It appears that Race to the Top (RTTT)–the government’s latest attempt to dole out federal dollars for state education budgets–is turning into more of a wild goose chase. Politico reports:

The idea seemed simple: Hold a contest for states to compete for billions in federal aid, right at a moment when school systems are battling budget problems. To win the funding, schools would have to convince Education Secretary Arne Duncan’s team that they were prepared to instill more teacher accountability and tougher standards to help students learn.

But simple is rarely the case when the federal government gets involved.

The first round of the competition awarded grants to just two states–Delaware and Tennessee–out of 41 applicants. And increasingly, more states are signaling that they may not submit applications for round two grants, which are due on June 1st. So far, Massachusetts, Virginia, Kansas, California, Indiana, Vermont, Wyoming, and South Dakota have indicated that they may not apply for RTTT grants in round two. This despite a written plea from Education Secretary Arne Duncan to governors in an attempt to convince more states to apply. In this April 21st letter to governors, Duncan wrote:

I further recognize that the Department’s competitive initiatives like Race to the Top have taxed your limited staff resources, but I encourage you to apply in Phase 2. The June 1 deadline is rapidly approaching, and we have $3.4 billion left to award. This is a tremendous opportunity, and I encourage every State to apply.

RTTT is clearly taxing school districts’ “limited staff resources,” as an April 27th letter from 13 state education superintendents and commissioners to Secretary Duncan illustrates:

By forcing our already stretched state agencies to participate in such a rigorous competitive grant application, Race to the Top is detracting from the very real issues that need our attention, and actually takes away from the services our students and schools need and deserve.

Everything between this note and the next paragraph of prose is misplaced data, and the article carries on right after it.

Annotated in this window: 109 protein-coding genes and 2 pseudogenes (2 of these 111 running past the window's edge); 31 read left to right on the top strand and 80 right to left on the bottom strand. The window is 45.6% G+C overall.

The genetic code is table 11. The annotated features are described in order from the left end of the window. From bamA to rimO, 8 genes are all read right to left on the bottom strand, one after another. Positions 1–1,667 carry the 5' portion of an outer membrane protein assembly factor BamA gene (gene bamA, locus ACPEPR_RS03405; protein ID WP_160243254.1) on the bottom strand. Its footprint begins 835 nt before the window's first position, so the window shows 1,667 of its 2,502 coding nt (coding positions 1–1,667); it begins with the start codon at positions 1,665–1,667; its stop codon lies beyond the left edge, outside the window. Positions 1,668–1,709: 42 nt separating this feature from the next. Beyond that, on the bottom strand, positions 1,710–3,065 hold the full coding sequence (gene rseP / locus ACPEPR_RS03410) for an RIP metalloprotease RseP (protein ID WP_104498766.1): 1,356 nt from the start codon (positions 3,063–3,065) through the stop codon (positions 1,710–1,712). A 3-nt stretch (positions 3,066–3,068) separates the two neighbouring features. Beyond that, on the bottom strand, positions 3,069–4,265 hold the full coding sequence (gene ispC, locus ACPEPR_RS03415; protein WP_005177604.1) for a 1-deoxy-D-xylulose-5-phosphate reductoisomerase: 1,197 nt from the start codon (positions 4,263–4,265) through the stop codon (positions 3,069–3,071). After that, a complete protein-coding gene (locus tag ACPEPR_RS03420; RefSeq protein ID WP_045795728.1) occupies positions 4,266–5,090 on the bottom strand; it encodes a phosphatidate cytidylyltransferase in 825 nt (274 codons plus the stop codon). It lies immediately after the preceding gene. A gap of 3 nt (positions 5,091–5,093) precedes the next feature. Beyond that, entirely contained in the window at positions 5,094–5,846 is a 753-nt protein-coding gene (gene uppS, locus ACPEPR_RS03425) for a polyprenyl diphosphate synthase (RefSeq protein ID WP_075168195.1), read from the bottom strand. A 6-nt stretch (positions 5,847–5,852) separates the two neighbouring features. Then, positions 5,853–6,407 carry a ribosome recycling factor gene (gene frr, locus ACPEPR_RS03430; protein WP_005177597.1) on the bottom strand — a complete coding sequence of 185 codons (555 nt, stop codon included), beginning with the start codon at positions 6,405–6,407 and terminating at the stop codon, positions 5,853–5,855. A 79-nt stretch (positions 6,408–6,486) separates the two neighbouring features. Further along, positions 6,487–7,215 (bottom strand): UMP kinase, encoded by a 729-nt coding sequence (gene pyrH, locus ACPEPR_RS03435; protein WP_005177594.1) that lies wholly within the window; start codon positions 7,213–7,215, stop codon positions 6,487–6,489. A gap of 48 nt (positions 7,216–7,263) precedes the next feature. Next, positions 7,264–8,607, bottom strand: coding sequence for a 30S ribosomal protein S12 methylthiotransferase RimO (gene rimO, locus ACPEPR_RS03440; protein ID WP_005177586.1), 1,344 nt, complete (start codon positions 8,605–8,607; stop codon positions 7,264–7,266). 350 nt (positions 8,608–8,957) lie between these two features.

The burden of applying for RTTT is likely the reason, as Politico phrased it, that some states are “hitting a wall”.

Race to the Top is hitting the wall. President Barack Obama’s $4.35 billion grant competition–designed to encourage states to dramatically improve school performance–is running into resistance across the country, as state officials and teachers unions are clashing with the administration over the contest rules.

Some states are saying no because they fear an increase in federal red tape. Other states can’t get the necessary “stakeholders” to agree to their applications. In the first round of awards it became quite clear that states that received stakeholder agreement–i.e., union buy-in–to carry out the federal government’s goals for education were scored more favorably. The two winners, Delaware and Tennessee, received nearly full buy-in from teachers unions, as opposed to Florida–a reform-minded state that failed to garner significant union support.

If Washington wants to see real education reform, the answer isn’t to tie states to the demands of the federal government. States need more freedom to apply reforms, such as the successful changes implemented in Florida. Instead of aiming for the top in educational achievement, RTTT is another distraction from the important reforms that could truly help students get ahead.